Consider an $n \times
m$ checkerboard. On each cell of the checkerboard, place
a positive integer. The values in each column of the
checkerboard must be in strictly increasing order from top to
bottom, and the values in each row of the checkerboard must be
in strictly increasing order from left to right.
1

2

3

4

3

4

5

6

5

6

7

8

7

8

9

10

A Magic Checkerboard has an additional constraint. The cells
that share only a corner must have numbers of different parity
(Even vs Odd). Note that the following checkboard is invalid,
because 2 and 4 share only a corner and have the same
parity:
The first $4 \times 4$
example is a valid Magic Checkboard. Given a partially filled
magic checkboard, can you fill the remaining locations on the
checkboard, so that the sum of all values is as small as
possible?
Input
Each input will consist of a single test case. Note that
your program may be run multiple times on different inputs.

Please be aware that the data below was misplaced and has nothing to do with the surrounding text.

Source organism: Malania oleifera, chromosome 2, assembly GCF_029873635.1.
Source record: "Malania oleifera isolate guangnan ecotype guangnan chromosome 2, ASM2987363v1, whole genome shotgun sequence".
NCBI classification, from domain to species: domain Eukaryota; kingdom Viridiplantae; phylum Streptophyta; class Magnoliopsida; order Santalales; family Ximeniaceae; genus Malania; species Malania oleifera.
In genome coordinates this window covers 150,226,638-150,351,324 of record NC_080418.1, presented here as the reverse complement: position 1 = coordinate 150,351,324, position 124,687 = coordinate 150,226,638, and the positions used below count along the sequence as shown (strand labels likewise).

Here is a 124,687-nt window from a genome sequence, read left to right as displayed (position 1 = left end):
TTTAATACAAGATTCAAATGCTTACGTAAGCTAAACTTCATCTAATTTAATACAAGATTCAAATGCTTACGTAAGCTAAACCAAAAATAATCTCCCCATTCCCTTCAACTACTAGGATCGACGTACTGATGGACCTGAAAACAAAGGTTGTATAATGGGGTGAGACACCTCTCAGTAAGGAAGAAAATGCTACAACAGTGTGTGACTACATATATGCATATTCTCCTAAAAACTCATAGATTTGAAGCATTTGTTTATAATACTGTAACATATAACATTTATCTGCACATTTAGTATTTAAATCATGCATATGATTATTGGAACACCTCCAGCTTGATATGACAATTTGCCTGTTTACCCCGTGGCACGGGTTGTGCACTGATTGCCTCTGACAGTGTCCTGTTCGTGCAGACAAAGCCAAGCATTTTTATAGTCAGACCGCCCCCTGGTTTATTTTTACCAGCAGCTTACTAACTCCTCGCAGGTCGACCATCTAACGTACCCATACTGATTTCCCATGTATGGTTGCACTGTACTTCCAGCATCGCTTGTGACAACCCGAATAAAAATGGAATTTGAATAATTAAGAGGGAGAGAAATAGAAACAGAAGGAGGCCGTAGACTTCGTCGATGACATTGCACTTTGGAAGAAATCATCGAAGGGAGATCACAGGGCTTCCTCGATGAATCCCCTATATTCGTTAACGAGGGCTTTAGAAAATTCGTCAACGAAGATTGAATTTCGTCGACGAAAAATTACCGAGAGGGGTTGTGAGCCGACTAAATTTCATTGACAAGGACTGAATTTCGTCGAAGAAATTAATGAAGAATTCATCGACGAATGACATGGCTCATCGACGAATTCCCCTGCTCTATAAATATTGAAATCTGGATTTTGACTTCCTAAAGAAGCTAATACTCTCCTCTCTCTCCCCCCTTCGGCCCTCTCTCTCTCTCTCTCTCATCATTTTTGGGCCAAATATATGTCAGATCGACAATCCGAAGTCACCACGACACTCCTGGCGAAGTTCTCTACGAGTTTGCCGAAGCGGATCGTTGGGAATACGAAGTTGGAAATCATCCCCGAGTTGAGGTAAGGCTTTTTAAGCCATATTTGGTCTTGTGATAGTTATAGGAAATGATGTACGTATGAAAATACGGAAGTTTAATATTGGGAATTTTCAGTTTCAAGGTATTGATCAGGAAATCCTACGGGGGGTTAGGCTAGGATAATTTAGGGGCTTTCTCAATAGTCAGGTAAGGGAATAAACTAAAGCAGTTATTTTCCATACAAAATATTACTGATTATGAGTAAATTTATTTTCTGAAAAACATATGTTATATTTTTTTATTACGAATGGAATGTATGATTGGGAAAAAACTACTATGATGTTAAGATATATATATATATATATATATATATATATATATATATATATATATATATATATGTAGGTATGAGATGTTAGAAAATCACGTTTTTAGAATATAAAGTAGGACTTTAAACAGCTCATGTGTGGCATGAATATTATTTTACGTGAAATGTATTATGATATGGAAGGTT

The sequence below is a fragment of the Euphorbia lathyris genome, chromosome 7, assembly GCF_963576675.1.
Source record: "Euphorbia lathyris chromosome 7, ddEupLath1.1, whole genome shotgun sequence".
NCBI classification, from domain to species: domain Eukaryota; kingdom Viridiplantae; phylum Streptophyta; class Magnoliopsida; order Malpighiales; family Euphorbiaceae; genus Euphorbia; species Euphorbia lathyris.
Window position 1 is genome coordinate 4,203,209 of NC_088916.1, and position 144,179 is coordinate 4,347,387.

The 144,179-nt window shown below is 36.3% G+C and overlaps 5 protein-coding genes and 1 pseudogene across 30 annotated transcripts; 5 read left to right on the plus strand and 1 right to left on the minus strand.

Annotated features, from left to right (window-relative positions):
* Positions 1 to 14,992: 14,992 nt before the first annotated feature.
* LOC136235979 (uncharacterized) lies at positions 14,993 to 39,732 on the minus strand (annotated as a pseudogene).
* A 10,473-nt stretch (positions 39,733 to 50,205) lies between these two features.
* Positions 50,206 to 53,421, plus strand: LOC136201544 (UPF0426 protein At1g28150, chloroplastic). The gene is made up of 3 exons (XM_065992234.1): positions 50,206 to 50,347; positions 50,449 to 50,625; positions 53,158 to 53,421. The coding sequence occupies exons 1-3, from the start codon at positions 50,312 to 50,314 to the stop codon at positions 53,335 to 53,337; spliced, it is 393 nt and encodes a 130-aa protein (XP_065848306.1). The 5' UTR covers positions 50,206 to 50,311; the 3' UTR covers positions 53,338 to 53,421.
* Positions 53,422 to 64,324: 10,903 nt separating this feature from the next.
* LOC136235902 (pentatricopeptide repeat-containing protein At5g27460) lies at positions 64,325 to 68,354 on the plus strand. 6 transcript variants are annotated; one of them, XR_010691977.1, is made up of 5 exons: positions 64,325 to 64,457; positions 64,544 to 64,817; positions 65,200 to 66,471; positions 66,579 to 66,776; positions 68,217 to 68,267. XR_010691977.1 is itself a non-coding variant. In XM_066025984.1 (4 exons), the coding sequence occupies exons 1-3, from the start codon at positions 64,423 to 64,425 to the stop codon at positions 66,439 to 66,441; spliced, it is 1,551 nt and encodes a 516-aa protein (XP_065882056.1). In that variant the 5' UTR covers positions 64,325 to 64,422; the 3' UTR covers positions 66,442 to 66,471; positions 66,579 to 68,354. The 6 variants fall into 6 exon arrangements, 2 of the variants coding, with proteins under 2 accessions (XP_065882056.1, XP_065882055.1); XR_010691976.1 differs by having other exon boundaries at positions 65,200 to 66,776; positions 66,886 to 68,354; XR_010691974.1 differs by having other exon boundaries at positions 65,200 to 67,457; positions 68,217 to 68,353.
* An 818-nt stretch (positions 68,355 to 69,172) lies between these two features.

Each input starts with a line with two spaceseparated integers
$n$ and $m$ ($1
\le n, m \le 2\, 000$), representing the number of rows
($n$) and the number of
columns ($m$) of the
checkerboard. Each of the next $n$ lines will contain $m$ spaceseparated integers
$c$ ($0 \le c \le 2\, 000$), representing
the contents of the checkerboard. Zero is used for cells
without numbers that you must fill in. You may use any positive
integers to fill in the cells without numbers, so long as you
form a valid Magic Checkerboard. You are not limited to numbers
$\le 2\, 000$, and the
numbers are not required to be unique.
Output
Output a single integer representing the minimum sum
possible by replacing the 0 cells with positive integers to
form a valid Magic Checkerboard. Output $1$ if it is not possible to replace
the 0 cells to meet the constraints of a Magic
Checkerboard.
Sample Input 1 
Sample Output 1 
4 4
1 2 3 0
0 0 5 6
0 0 7 8
7 0 0 10

88

Sample Input 2 
Sample Output 2 
4 4
1 2 3 0
0 0 5 6
0 4 7 8
7 0 0 10

1

Sample Input 3 
Sample Output 3 
2 3
0 0 0
0 0 0

18